As you can imagine, I’ve watched loads of film and television in my six decades plus, but it isn’t that often that I feel the need to put pen to paper, so to speak, to express my thoughts. After all, so much has already been said and written about every inch of film footage in existence that there’s no need to add my two bob’s worth unless I feel I have something new to say. I’ll leave it to you to judge whether I do or not.
Hollywood has a well-known propensity for reusing old material in remakes, sequels, prequels and reboots. Sometimes this fact is a fundamental aspect of the film’s marketing strategy. It’s rare, then, to see a film that so obviously revisits classic territory, yet it is never acknowledged. In Logan’s Run to The Island, I explore the clear parallels between these two films, the differences between them and how they reflect their times. (For anyone who wants to deny that The Island is a conscious remake of Logan’s Run: just look at the initials of the main characters.)
This propensity for remakes goes back to the very beginnings of Hollywood. The reasons were obvious when silent films were remade as talkies, or old black and white favourites re-shot in colour, but sometimes the reasons for the remake were much more subtle and give us insights into the intersections between Hollywood, public morals and politics.
Having recently reread David Niven’s Hollywood memoir, Bring on the Empty Horses, I was inspired to look online for films he appeared in, and was intrigued to find that he was in at least two remakes of classic films of the 1930s: Raffles and My Man Godfrey. In David Niven goes a Second Time Around: Why Hollywood remade classic films of the 1930s, I take a close look at the two versions of these films, the differences between them and what they say about the reasons why the films were remade.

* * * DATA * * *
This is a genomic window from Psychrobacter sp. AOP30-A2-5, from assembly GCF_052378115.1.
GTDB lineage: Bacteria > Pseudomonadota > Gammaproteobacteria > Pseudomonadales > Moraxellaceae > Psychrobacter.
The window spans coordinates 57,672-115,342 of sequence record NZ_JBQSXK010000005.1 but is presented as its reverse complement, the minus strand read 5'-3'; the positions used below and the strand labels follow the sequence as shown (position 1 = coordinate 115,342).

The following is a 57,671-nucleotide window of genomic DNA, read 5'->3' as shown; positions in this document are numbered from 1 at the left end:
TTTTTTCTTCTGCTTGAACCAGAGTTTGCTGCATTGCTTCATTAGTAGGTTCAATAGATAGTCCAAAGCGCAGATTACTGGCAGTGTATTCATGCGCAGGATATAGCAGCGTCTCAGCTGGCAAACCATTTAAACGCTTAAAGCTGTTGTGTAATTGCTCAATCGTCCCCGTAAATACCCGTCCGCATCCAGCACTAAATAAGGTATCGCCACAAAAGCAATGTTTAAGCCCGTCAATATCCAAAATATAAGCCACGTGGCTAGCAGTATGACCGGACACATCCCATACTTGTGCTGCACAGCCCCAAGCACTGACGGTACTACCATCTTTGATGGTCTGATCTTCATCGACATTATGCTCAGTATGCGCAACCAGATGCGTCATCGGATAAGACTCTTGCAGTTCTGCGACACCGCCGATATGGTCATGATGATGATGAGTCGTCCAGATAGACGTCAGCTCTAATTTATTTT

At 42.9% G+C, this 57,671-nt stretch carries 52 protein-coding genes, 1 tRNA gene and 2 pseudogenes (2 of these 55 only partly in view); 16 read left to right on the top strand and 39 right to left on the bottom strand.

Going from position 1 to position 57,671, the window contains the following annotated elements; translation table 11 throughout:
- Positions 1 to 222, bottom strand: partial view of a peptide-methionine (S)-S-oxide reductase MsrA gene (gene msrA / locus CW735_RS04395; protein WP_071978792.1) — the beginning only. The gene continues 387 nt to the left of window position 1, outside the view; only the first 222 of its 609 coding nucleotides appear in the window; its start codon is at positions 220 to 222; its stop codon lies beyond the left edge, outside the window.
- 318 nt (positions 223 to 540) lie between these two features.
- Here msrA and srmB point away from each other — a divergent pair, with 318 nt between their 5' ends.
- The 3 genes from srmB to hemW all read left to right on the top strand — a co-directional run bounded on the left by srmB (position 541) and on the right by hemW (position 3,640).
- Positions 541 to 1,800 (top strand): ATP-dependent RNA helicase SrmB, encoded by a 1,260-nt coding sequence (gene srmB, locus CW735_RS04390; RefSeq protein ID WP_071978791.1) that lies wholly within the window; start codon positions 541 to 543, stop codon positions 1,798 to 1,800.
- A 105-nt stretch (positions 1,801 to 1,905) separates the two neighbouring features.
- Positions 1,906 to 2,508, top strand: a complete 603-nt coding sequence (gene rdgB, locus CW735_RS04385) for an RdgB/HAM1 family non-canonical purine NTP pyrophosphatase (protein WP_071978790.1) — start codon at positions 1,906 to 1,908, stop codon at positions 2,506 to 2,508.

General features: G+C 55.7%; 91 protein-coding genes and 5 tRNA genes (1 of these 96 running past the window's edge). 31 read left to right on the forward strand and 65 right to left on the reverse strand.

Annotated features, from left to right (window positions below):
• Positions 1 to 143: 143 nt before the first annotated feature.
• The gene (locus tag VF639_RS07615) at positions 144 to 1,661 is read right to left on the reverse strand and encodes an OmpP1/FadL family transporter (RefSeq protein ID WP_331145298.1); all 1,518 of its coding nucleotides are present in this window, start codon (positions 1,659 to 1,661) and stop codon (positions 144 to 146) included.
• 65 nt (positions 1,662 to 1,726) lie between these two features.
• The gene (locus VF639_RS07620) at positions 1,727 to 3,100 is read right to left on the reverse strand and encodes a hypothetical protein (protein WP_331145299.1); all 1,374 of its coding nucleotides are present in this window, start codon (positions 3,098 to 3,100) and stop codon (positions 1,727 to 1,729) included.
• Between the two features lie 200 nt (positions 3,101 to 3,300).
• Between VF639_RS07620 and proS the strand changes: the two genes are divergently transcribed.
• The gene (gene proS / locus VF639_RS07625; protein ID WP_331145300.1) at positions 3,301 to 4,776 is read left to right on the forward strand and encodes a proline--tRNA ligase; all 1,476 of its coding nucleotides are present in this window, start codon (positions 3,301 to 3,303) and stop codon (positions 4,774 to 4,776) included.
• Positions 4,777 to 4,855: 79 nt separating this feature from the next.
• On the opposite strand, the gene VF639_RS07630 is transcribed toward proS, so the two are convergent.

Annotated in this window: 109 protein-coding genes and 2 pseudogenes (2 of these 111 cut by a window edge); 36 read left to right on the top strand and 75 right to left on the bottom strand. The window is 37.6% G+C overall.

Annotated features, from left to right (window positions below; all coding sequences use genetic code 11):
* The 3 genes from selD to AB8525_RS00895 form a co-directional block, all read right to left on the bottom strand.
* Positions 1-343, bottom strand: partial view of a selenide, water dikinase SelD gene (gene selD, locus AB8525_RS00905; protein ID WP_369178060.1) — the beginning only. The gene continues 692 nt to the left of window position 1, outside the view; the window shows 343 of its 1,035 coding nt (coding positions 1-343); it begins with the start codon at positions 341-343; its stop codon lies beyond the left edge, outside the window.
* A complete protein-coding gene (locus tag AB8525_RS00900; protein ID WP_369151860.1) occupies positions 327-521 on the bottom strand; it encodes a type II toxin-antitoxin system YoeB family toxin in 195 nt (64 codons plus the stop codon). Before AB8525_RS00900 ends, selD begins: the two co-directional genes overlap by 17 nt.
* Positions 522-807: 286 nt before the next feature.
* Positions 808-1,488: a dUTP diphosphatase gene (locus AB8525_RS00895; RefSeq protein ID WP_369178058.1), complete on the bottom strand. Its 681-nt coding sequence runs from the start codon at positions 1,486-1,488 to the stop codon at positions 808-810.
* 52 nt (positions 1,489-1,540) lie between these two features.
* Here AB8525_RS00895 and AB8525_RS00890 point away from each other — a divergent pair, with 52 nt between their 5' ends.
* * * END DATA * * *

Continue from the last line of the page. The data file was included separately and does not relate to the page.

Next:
Sometimes you see a film or a series which you really like, which makes it all the more disappointing when you can see where the producers are trying too hard to make their point but fall short. It’s understandable, after decades of being misrepresented on film, that the LGBTQI community would want to make films that portray them and their lives in a positive light. However, they sometimes let the political point they are trying to make undermine not only the story they are telling, but the very integrity of their LGBTQI characters. In Sexual Politics v Artistic Integrity, I explore this phenomenon on the small scale in the British indie romcom, Bedrooms and Hallways, and on a much larger canvas in Torchwood: Sex, Politics and Integrity.
As you might guess from this last article, I had a lot invested in the BBC series Torchwood. I found it both brilliant and deeply flawed, packed with great ideas that remained unexplored, and, I suspect, stymied by a management that had little confidence in their own product. In Too Much, Too Soon: Could Torchwood have been saved? I speculate on how those great ideas could have been developed to let the series meet its full potential.
In Jane Austen Spun Off, I discuss why, even 200 years after her death, Jane Austen’s works are still popular sources for film and television. I must confess, however, that this particular article has naughty origins. I don’t usually make a fuss, but I had to protest when my book group decided to read Pride and Prejudice and Zombies. I had strong objections to this fad from the 2000s of reworking classic literature with modern horror tropes, which was thankfully and deservedly short lived, and refused to read the book. Instead, I brought the beginnings of this paper to the meeting and made them listen while I read it to them. I do hope you enjoy it more than they did!
If you have friends that are film buffs, or are interested in Jane Austen or LGBTQI issues, please pass this post onto them.
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